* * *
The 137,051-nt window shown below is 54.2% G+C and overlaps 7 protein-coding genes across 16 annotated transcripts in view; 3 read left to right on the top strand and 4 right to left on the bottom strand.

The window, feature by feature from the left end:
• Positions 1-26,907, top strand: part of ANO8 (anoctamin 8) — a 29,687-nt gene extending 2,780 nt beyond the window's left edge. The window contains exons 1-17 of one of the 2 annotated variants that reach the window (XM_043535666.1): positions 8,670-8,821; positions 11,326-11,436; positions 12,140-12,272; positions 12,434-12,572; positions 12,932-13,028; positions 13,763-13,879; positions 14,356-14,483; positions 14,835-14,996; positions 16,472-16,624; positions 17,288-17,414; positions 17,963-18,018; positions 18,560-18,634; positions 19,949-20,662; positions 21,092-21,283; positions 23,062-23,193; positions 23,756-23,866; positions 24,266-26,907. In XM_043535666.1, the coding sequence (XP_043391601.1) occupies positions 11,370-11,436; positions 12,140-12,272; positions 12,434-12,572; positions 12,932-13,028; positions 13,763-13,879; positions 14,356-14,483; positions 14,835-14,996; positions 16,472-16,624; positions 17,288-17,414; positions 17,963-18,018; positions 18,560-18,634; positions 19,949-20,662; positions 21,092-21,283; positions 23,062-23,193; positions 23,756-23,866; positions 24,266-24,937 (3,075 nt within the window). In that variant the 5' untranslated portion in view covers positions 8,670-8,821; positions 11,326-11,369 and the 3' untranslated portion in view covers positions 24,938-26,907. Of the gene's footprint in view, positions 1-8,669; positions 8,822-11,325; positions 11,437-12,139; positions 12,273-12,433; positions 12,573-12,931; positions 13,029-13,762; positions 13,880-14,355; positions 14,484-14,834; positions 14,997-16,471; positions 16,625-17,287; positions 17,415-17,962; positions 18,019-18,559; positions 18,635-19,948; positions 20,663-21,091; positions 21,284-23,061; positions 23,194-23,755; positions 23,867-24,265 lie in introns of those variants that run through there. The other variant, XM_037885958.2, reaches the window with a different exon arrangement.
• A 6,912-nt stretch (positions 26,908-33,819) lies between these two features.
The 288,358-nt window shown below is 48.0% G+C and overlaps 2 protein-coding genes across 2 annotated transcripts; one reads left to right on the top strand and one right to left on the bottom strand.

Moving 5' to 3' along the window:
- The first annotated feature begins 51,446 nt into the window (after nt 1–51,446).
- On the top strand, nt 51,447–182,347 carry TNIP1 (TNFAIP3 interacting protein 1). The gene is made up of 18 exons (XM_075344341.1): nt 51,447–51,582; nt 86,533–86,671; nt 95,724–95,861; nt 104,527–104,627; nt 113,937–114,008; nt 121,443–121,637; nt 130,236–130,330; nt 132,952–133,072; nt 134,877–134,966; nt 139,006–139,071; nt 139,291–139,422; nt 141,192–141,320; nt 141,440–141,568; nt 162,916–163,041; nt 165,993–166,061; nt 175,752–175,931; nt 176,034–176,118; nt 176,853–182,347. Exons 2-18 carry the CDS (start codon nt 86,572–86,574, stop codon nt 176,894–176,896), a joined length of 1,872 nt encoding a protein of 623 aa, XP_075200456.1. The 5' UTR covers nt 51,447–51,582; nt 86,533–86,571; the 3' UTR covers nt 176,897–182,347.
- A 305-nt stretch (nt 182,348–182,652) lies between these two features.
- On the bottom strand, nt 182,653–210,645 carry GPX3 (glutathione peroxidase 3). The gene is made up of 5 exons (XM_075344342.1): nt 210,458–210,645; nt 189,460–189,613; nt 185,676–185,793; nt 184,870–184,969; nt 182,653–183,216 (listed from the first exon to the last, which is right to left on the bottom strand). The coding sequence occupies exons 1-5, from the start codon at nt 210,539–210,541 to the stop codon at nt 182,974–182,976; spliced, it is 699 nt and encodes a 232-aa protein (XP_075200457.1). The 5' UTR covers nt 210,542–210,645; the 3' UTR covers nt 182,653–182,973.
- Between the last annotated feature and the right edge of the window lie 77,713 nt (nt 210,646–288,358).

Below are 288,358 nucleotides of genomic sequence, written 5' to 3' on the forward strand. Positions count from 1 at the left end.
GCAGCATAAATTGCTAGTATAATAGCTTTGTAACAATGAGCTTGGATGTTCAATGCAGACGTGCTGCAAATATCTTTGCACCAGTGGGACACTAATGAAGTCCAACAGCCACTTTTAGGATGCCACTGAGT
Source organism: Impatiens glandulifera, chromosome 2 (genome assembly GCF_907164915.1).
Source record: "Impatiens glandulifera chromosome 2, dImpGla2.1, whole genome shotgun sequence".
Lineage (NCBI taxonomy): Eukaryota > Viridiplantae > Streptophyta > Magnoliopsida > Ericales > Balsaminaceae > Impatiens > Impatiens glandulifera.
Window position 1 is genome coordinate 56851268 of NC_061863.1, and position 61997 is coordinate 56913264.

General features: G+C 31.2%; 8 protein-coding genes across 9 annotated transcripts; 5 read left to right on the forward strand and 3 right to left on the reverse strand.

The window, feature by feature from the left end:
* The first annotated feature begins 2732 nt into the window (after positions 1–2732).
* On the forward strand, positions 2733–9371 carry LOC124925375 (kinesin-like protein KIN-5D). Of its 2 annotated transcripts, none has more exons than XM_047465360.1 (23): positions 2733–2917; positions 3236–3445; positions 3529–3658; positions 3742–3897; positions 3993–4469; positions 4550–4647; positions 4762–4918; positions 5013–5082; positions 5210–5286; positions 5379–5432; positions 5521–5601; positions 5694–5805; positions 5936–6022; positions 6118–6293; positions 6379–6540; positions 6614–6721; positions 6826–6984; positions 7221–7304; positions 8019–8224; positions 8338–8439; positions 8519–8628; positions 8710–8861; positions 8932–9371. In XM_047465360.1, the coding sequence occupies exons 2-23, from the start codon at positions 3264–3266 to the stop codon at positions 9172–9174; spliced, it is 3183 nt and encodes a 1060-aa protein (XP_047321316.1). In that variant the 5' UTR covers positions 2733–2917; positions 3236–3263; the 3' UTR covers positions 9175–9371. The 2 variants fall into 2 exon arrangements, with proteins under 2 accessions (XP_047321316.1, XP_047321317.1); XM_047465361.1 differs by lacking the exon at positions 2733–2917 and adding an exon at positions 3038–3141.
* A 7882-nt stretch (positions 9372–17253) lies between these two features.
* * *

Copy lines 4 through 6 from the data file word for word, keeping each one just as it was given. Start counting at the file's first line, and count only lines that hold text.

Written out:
• A 6,912-nt stretch (positions 26,908-33,819) lies between these two features.
The 288,358-nt window shown below is 48.0% G+C and overlaps 2 protein-coding genes across 2 annotated transcripts; one reads left to right on the top strand and one right to left on the bottom strand.

Moving 5' to 3' along the window: